Sheetal Gattani pursues a way of applying pigment which ensures that viewing the numerous applications acquires a priority over specific form, and figure.
There is a full concern in working out quantities, measurements, detecting the texture, locked up in her materials and it overrides anything, which might resemble an accidental symbol or familiar emotion. The assembly of monochromes she normally displays for her exhibitions are hardly researches into the creation of light effects by means of screens and suggested movements. Her procedure is to intensify the language of water colour, not only by saturation but by subtle differentiation, brought about by the pressure of loaded brush, knife and wet, absorbent paper.
She avoids representation of any kind of form, including a geometrical restfulness. An absence of line or suggestive smudge, carries the gaze to the present tense moment of emanating and shifting permutations of colour curtains, bands and codes.
An obliteration of the black paper ground on which she starts the multiple layering, results in the opposite process of revelation, a random exposure of the under paint, emerging as gashes, marks and penumbras. By allowing such interstices to happen in the colour body, the worn away and peeled off patch replicates weather conditions --- dry and gravelly or rainless earth patch, moraine, or a vegetative mass which simmers as pulp or liquefies into membranous and milky veils.
Formlessness, as a strategy in art can awaken large thoughts as are found in, for instance, in the Indian Samkhya philosophical system. It proposes a calibration of psychic conditions to interpret knowledge. Sheetal’s frameless-formless canvas could be perceived as container of psychological insight into the emotional world, if the correspondence of a mental state with colour zone is considered as the only interpretative tool. Formlessness, as presented here, is a means to coalesce experience, emotion, desire, recall, social condition and histories and to achieve a unity of a monochromatic poem. This is an exclusionary drama of volatile pigments, independent, spectral and sober, all at once.
Sheetal’s paintings spread-eagle and hold that contrary potential of a monumental space and an endless time; touching upon several self-propelled colour chords, and protruding silences that plead with the artist and viewer to begin seeing all over again.
- ROSHAN SHAHANI | 2005 (Excerpt)
To fully appreciate the method and the magic of these joyful works, spend some unrushed time with each painting – much like you would when listening to a violin concerto or a piece by Beethoven or Bach. Just as the ear has to be tuned to sound, the eye has to become familiar with swathes of colour in the absence of discernible symbols. It’s almost like gazing into space – only when you allow yourself to take in the vastness, thought patterns automatically emerge and you become open to the possibilities of reaching within and experiencing life with all its richness and emotion.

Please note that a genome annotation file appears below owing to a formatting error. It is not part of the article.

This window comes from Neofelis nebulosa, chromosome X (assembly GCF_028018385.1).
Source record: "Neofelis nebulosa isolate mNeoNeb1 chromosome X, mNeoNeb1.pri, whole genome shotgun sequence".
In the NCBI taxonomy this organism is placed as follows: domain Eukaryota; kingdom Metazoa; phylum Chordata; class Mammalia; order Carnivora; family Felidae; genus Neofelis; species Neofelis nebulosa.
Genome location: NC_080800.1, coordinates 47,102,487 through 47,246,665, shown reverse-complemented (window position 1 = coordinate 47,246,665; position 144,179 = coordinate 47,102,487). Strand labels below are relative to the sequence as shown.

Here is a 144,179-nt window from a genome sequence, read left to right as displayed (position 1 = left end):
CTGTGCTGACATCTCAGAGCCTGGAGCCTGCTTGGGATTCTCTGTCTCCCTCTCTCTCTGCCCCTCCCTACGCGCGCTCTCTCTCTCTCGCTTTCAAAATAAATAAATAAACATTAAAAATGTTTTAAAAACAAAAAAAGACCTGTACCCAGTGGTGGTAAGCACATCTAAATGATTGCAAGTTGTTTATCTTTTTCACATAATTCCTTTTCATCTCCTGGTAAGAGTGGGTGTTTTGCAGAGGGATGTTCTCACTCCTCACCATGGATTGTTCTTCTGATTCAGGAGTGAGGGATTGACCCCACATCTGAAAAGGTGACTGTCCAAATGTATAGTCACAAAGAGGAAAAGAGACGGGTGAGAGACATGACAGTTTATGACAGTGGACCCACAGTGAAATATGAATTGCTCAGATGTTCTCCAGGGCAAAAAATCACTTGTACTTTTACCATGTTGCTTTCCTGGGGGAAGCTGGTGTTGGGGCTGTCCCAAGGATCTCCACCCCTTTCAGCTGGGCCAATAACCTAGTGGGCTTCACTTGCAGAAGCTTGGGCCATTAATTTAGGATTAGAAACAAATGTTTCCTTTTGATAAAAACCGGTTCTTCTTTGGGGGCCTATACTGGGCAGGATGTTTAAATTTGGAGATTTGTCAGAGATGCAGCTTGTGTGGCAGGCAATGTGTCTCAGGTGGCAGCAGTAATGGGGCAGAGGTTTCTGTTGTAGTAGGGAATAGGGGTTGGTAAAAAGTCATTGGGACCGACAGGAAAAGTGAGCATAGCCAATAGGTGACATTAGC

- SHIREEN GANDHY | 2008 (Excerpt)
Chemould Prescott Road re-envisioned itself into an open studio as artist Sheetal Gattani created her site-specific art installation titled 46 Pillars in 2016. The gallery walls housed her new body of drawings, White Grass, where white paper and charcoal found their way as layers upon layers were unpeeled to give these works their unique materiality.
Bombay has eclectically been muse to artists for decades. Yet again, it hands its reins of stirring visual imagery to Gattani, who employs it as a metaphor for the ordinary day-to-day life. Be it a cutting chai cocooned in its wire frame, a fiber-optic lit seashore skyline, which meets a scribbled spiral-bound notebook and a ticking clock. For 3 months, Gattani has summarized and re-imagined city facets into 46 pillars and 20 vantage points.
She ironically lugs fettered aspects of the city outside, to the spaces within the gallery, allowing a new lease of appreciation for them. What ensues is a transformative experience of seeing ambiguous familiarity turn into sublime rediscovery.
Gattani’s own understanding of the transitory nature of human perspectives has crafted itself into this. The spirit of the audience in claiming ownership of such an eclectic project, shone through with the anecdotes they shared with her. She was suffused with a sense of pleasure and satisfaction at having drawn in a wide stratum of people in the course of the construction/installation in the gallery.
Values of objects and experiences that were once routine and mundane, can now begin to hold immense significance. This change in perspective is the sublime thought Gattani hopes to leave audiences with.
- KANIKA TIBREWALA AND SHALEEN WADHWANA | 2016